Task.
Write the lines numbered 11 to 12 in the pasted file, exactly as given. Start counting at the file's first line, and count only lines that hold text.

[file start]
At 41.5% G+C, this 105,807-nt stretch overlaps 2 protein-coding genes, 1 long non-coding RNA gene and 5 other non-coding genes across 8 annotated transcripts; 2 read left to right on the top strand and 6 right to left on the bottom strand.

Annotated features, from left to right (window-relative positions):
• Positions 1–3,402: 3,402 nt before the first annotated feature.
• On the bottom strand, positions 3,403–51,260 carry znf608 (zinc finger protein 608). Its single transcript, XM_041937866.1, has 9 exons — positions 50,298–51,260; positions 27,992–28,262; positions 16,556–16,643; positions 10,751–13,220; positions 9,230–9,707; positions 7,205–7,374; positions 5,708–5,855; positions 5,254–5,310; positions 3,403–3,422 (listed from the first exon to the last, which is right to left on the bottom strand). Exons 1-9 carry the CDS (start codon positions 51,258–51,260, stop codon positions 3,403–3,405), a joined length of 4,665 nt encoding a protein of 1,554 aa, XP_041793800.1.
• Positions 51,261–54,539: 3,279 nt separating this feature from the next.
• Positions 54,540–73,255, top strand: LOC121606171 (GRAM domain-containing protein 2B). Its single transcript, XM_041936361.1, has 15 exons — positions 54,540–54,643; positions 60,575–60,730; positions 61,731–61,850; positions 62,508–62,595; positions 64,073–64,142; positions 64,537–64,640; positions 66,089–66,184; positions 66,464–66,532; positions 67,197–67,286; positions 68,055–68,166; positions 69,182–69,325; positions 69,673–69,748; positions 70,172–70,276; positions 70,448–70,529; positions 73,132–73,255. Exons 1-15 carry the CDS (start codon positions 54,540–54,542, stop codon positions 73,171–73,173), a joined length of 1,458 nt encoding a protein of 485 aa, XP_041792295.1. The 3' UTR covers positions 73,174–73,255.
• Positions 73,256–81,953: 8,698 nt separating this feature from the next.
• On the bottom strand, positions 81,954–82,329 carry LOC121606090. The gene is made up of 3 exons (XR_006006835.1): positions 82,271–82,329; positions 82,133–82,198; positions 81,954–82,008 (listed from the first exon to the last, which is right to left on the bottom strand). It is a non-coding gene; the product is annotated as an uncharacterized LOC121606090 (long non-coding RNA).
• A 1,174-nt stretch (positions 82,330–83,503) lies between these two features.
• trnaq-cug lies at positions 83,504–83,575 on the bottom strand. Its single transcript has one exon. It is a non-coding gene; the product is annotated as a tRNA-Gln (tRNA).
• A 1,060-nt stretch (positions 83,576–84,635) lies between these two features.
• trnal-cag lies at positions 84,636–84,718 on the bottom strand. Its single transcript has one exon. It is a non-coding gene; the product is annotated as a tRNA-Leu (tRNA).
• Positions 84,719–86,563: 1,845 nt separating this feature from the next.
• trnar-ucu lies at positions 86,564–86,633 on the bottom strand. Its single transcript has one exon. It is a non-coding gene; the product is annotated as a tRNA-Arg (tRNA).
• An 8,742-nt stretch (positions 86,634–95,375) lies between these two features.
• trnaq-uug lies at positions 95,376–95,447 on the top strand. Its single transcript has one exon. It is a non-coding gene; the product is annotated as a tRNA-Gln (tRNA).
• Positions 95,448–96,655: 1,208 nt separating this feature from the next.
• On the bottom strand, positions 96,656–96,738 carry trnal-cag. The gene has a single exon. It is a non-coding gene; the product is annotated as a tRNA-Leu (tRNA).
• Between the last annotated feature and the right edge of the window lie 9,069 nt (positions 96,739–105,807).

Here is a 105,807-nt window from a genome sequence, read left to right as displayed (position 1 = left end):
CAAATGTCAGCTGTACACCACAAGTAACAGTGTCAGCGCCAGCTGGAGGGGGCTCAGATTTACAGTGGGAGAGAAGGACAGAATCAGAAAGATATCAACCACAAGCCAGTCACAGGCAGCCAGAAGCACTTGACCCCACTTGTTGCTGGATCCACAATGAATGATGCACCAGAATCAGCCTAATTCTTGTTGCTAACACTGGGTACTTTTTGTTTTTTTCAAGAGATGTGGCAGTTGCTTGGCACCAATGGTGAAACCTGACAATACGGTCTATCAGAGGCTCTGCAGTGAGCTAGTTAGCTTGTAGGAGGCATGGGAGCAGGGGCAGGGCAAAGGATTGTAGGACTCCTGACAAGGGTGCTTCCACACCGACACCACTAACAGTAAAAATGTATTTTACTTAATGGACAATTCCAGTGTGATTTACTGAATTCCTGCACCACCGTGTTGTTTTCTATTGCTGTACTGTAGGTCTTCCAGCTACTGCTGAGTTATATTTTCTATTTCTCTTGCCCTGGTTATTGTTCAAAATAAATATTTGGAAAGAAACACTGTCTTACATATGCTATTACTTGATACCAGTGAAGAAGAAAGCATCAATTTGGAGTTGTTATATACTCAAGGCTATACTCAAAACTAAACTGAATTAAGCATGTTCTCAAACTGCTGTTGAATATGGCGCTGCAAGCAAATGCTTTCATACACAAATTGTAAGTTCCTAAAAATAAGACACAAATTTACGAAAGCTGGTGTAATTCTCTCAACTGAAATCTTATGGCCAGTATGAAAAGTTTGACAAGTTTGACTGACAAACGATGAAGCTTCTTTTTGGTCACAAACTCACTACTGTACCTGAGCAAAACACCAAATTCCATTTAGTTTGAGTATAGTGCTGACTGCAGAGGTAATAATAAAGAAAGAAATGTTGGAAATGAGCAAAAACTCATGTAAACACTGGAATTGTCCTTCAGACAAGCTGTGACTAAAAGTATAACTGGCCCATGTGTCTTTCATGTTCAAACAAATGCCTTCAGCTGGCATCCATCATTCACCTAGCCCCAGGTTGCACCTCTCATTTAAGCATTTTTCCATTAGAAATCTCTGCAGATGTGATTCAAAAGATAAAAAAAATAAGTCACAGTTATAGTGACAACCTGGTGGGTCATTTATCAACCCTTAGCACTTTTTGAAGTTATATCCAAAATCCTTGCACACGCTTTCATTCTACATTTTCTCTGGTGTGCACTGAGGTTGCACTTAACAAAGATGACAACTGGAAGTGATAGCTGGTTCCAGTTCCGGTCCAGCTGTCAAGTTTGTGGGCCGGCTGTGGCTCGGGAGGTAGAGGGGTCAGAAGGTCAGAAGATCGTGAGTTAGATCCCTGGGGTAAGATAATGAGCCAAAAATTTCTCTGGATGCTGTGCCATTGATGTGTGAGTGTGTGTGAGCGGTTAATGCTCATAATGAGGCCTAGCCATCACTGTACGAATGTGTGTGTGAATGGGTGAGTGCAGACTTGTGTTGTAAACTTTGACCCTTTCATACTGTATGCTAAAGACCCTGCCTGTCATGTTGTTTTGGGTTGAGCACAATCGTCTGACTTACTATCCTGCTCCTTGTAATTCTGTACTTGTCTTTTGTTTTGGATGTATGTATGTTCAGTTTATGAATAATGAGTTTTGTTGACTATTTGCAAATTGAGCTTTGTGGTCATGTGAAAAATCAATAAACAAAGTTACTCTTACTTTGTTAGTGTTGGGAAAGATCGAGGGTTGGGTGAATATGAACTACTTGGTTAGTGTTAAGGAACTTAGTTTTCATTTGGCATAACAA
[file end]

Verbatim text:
• A 1,060-nt stretch (positions 83,576–84,635) lies between these two features.
• trnal-cag lies at positions 84,636–84,718 on the bottom strand. Its single transcript has one exon. It is a non-coding gene; the product is annotated as a tRNA-Leu (tRNA).